When we moved out of our old house a year ago, I kept an empty flower pot; it moved house with us. If you know me, you might find that surprising (I am surprised at it myself, particularly given the fact that it has a small crack in it.) I find it cleansing to get rid of stuff. And yet, I must have had a vision for this pot.
Two months ago, I read an article about the value of keeping plants indoors to help clean the air inside a home. Ferns are especially good at this, I learned. We have clusters of ferns in our backyard, growing near our fence and a crepe myrtle tree. So, on a morning when we weren’t doing academics (we take Fridays off from school and do other learning activities instead–library, fun science experiments, play time at the park) I rallied my boys to help transplant some ferns into the old flower pot. We dug up a small bunch, packed it with dirt inside the cracked pot, and set it in our bathroom on a glass dish to catch water drips. Easy, quick project to bring the outdoors in…Months later, the ferns still look healthy. I’ve even spotted new growth. This surprises me almost as much as my choosing to keep the cracked flower pot surprises me, since I don’t always have great success with the keeping of plants.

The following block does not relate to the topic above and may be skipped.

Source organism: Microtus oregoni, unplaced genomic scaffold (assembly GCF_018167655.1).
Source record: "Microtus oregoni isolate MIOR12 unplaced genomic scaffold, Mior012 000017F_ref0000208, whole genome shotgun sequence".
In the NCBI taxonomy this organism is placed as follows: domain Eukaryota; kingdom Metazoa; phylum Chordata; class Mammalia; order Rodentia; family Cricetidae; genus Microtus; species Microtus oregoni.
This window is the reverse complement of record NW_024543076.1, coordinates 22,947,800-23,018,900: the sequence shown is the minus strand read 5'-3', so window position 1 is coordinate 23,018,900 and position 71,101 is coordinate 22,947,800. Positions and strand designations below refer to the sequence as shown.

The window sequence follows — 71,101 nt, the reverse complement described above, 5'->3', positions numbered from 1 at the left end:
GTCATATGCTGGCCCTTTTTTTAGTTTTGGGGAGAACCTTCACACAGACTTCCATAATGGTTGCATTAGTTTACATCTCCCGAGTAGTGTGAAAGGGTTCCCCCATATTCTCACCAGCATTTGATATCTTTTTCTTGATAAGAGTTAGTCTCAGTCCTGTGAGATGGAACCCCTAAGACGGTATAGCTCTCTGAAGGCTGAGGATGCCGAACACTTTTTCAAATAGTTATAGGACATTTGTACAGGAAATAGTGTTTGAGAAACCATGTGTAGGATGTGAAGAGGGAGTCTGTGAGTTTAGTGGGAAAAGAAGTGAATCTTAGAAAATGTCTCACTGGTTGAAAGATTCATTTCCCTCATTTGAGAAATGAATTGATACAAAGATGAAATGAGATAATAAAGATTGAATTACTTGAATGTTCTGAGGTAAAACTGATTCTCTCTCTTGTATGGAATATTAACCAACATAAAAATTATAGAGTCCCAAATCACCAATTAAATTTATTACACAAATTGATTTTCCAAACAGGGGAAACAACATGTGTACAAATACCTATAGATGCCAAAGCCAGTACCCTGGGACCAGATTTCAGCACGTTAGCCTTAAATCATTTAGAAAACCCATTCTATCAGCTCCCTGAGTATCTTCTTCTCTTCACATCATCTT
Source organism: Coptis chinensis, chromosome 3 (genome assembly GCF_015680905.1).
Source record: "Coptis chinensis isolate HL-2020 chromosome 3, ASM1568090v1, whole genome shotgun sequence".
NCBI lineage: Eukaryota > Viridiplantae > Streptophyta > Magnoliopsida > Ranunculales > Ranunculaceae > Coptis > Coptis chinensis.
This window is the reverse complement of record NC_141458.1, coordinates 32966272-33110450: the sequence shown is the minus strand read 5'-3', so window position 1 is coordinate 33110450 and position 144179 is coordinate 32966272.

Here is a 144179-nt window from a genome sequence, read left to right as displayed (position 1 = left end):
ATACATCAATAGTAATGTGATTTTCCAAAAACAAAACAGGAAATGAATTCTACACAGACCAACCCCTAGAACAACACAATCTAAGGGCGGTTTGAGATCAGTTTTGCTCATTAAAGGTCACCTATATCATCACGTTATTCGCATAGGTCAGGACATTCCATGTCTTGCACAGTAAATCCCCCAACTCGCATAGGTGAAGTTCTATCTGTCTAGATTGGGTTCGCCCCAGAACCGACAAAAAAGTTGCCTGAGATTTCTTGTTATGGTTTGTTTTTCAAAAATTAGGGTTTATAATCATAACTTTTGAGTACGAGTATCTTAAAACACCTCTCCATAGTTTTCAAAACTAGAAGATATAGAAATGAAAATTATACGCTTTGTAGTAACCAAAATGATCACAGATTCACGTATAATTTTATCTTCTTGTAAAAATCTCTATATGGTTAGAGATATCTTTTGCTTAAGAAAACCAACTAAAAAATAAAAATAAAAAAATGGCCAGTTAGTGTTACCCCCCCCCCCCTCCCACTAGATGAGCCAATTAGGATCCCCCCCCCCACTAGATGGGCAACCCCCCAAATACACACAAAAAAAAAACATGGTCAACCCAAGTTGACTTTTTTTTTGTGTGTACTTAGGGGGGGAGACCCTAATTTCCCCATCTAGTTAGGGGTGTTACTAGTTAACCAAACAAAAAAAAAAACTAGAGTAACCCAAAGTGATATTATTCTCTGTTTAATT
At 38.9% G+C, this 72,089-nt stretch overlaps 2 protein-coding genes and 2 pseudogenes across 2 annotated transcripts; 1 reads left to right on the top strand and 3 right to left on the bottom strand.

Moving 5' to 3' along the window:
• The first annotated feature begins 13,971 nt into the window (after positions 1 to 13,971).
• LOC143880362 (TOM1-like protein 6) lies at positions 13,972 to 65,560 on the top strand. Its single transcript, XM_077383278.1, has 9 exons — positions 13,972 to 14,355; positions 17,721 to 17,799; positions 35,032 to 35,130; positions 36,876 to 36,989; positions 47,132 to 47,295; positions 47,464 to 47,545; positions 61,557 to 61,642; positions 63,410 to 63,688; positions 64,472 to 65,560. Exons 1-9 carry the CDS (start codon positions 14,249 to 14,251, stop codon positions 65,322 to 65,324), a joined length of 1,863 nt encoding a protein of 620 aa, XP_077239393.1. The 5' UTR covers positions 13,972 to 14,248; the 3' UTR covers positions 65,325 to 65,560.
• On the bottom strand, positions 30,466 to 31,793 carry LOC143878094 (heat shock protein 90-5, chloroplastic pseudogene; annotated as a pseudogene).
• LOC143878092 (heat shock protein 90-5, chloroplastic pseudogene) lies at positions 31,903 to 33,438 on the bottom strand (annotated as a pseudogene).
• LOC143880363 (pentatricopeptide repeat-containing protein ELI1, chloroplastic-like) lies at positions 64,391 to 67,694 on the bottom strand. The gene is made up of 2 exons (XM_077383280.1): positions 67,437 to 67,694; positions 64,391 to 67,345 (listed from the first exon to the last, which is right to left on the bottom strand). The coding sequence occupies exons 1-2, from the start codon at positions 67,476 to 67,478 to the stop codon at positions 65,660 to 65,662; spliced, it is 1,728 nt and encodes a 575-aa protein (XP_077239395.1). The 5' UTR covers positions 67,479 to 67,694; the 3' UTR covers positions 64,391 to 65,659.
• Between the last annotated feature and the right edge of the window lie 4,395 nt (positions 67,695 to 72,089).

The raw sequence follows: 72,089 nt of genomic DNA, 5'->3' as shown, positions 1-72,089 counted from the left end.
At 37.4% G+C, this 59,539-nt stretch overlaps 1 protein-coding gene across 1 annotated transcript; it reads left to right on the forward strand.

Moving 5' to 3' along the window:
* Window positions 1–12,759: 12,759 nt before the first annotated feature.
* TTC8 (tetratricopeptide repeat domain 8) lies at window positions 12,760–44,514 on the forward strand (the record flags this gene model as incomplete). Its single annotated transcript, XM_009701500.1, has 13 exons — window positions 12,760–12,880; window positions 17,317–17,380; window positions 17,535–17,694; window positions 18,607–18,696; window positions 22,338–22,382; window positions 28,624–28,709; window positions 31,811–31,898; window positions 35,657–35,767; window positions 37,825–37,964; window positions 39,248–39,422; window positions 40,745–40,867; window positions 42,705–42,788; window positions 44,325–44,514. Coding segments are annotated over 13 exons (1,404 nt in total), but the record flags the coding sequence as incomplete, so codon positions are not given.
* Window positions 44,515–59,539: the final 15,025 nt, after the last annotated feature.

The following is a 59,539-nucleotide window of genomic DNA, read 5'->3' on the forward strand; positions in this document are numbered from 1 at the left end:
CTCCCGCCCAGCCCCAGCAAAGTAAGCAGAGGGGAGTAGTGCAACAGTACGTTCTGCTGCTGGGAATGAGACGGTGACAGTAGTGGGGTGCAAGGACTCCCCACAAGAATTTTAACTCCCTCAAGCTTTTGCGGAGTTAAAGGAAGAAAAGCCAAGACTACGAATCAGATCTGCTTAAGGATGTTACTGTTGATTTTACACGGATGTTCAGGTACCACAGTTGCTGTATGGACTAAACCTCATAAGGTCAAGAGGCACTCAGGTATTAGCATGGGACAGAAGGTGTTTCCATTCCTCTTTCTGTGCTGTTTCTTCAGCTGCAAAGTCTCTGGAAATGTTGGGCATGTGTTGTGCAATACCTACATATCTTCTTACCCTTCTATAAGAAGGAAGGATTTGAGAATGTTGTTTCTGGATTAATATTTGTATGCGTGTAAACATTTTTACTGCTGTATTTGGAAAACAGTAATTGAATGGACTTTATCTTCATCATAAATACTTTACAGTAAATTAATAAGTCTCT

Sunlight streams through the small window above it, and–of course–we water it. And so it thrives.
Not long before we moved into this house, my older son picked a bit of fern for me on a nature walk. It looked wind-blown and wilted by the time we got it home that afternoon, and he even recognized that it might not perk back up. But we still put it in a little jar of water that day and set it on the kitchen counter. A week or so later, after I had looked and looked and looked at the dry and crumbling stalk–realizing that it had been too far gone to rescue even when we first popped it in the water–I finally threw it out. It had no life left to nurture. But I didn’t throw out the water–the water remained in the jar (another sign that the little fern strand wasn’t healthy: It had never sucked up any of the water). I gave the water to another of our plants, an actual living house plant that we’d had for over a year. I made use of the valuable resource–water–in a better way, a more fruitful way, when I was able to get rid of the dead thing that was holding the water in reserve but not even using it.
I chose to get rid of what was dried up and dead so that I could use the resources allotted to that dead thing in another way, a better way. The ferns we keep in our house now, the tender green ones, drink up the water we pour into that slightly cracked pot. Those ferns are living, growing, and cleaning the air; they are worth the water.